Higher Education Minister Nida Mohammad Nadim has defended the ban, saying it is necessary to prevent the mixing of genders in universities and because he believes some subjects violate Islamic principles.
That ban was followed days later by a ban on Afghan women working for national and international non-governmental groups, another decision that caused global condemnation and the suspension of work by major aid agencies.
The U.N. mission in Afghanistan said that special envoy Markus Potzel called for the urgent lifting of these bans in his meeting with Nadim, saying the country is entering a new period of crisis. “Taliban bans on female education & work for aid agencies will harm all Afghans,” the mission said.
Nadim told Potzel the ministry was working for the development and improvement of Afghans, with the protection of Islamic and national values, according to information shared by ministry spokesman Ziaullah Hashmi.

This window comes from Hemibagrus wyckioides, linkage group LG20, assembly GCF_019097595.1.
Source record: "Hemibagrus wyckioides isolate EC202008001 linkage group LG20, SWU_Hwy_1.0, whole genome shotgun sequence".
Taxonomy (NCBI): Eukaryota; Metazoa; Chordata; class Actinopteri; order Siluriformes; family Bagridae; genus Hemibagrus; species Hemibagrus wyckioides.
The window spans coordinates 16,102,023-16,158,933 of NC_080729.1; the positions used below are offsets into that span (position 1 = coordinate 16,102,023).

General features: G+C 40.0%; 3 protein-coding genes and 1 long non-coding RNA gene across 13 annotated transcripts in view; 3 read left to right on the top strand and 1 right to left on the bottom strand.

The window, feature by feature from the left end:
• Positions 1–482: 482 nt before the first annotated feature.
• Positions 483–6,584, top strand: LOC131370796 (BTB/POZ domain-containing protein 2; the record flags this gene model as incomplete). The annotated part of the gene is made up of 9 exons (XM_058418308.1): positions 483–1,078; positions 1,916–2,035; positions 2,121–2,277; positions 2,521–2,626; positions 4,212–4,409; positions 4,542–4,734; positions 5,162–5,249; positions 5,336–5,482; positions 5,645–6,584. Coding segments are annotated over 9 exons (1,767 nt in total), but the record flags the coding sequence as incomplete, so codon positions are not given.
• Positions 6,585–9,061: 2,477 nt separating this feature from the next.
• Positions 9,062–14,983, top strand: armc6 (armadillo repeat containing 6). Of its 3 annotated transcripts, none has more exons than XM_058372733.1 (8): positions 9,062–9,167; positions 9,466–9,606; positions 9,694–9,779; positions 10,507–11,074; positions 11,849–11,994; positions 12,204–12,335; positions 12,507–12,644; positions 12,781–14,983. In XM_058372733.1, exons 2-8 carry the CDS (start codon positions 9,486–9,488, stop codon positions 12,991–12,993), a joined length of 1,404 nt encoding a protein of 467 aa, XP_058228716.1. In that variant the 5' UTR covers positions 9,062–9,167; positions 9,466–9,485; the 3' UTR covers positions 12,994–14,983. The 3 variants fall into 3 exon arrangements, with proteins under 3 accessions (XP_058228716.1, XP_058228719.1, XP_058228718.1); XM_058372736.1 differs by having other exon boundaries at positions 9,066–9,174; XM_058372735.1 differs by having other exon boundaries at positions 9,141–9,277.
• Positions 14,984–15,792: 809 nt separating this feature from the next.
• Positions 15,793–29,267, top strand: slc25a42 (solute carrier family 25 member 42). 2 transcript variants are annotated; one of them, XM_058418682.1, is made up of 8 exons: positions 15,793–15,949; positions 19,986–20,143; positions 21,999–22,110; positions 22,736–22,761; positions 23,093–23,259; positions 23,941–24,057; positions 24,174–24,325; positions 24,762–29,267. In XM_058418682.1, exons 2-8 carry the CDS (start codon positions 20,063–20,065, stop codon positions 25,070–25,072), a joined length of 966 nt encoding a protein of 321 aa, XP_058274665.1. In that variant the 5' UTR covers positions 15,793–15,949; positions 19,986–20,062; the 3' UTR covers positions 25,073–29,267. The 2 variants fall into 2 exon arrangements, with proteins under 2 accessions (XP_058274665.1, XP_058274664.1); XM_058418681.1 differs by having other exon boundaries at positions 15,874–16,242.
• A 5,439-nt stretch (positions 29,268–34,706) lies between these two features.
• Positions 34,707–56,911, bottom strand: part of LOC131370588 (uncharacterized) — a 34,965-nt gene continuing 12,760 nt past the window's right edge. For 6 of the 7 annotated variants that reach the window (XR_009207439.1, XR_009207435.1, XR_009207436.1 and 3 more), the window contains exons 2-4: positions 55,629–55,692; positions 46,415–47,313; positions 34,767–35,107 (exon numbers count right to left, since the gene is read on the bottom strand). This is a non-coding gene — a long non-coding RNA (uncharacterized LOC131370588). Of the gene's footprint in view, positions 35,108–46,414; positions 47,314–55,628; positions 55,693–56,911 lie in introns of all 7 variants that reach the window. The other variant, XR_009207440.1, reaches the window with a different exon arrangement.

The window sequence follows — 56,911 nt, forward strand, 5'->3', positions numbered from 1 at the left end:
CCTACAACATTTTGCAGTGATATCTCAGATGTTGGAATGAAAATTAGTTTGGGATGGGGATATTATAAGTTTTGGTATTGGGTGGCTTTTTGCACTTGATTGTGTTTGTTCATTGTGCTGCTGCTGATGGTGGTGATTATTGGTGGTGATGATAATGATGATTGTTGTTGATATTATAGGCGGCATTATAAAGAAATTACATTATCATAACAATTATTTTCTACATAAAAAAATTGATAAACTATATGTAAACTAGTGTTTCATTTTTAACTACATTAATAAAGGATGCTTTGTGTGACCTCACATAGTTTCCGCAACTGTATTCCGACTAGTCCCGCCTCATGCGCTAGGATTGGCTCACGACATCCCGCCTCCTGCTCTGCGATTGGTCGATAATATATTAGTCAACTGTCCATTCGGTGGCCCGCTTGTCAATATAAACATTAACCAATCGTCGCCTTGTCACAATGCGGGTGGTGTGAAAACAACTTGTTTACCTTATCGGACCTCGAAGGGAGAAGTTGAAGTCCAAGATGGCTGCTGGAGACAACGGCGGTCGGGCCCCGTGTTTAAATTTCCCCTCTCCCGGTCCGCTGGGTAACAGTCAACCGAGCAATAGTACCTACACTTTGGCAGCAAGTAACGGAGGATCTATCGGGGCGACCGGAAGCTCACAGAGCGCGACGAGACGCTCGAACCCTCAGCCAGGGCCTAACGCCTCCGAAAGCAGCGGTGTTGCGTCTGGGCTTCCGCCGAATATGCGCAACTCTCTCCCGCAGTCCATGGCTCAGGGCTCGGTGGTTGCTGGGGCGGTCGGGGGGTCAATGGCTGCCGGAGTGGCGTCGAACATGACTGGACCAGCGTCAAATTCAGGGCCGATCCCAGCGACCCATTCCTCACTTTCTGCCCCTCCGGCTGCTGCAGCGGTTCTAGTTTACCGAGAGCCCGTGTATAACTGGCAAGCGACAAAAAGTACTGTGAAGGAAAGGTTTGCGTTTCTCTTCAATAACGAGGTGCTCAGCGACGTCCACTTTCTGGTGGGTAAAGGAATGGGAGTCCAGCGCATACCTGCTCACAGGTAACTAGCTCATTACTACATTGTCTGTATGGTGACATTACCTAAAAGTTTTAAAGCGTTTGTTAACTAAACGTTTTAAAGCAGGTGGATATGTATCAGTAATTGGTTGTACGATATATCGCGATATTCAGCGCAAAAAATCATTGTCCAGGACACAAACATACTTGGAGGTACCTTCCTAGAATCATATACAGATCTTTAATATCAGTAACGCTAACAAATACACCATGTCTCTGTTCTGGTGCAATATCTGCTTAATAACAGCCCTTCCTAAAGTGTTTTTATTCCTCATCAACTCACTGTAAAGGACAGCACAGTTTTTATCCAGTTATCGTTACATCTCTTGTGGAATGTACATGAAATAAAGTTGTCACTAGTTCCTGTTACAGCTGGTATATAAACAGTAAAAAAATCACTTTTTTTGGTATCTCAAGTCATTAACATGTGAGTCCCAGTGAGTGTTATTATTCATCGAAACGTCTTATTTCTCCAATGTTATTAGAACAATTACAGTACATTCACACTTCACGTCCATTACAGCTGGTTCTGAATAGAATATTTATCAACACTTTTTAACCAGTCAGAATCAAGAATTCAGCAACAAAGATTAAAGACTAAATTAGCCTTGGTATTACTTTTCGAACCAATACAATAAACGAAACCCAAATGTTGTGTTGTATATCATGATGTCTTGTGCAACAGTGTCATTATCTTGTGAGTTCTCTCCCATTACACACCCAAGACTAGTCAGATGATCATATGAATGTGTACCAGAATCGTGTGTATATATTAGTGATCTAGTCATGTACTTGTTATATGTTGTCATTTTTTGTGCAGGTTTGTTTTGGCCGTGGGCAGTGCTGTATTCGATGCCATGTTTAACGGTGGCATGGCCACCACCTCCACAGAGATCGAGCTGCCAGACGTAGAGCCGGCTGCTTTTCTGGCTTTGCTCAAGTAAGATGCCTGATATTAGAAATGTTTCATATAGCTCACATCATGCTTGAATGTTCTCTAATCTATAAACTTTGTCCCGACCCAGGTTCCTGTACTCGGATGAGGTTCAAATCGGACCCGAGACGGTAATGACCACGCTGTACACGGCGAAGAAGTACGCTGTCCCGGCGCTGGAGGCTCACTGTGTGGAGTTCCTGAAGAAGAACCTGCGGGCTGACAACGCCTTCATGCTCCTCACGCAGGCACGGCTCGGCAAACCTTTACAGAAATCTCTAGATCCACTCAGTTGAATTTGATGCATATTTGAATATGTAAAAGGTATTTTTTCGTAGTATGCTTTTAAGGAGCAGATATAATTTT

He said opponents were criticizing the implementation of Islamic affairs, using education as an argument to achieve their “evil goals.”
“We need to make sure there is no place for them to criticize and, at the same time, fulfill the wishes of Afghans who have made sacrifices for Islamic rule and the implementation of Sharia rules in the country,” Nadim told Potzel at the meeting.
He also said Afghanistan’s rulers will not accept anyone’s demands in the form of pressure against Islamic principles.
Potzel thanked Nadim for his time, saying the higher education of any country has a direct impact on the economic situation of that country, according to the ministry spokesman.
The envoy promised to cooperate in the development of Afghanistan’s higher education and shared his plan for female education with Nadim.
Potzel has also met with Economy Minister Qari Din Mohammed Hanif, who issued the NGO ban; Deputy Prime Minister Abdul Salam Hanafi; Interior Minister Sirajuddin Haqqani and former President Hamid Karzai in recent days to discuss the crackdowns on women and girls.
The discussions come ahead of a closed-door meeting of the U.N. Security Council on Jan. 13 about Afghanistan.
Nadim, a former provincial governor, police chief and military commander, was appointed minister in October by the supreme Taliban leader and previously pledged to stamp out secular schooling. He opposes female education, saying it is against Islamic and Afghan values.
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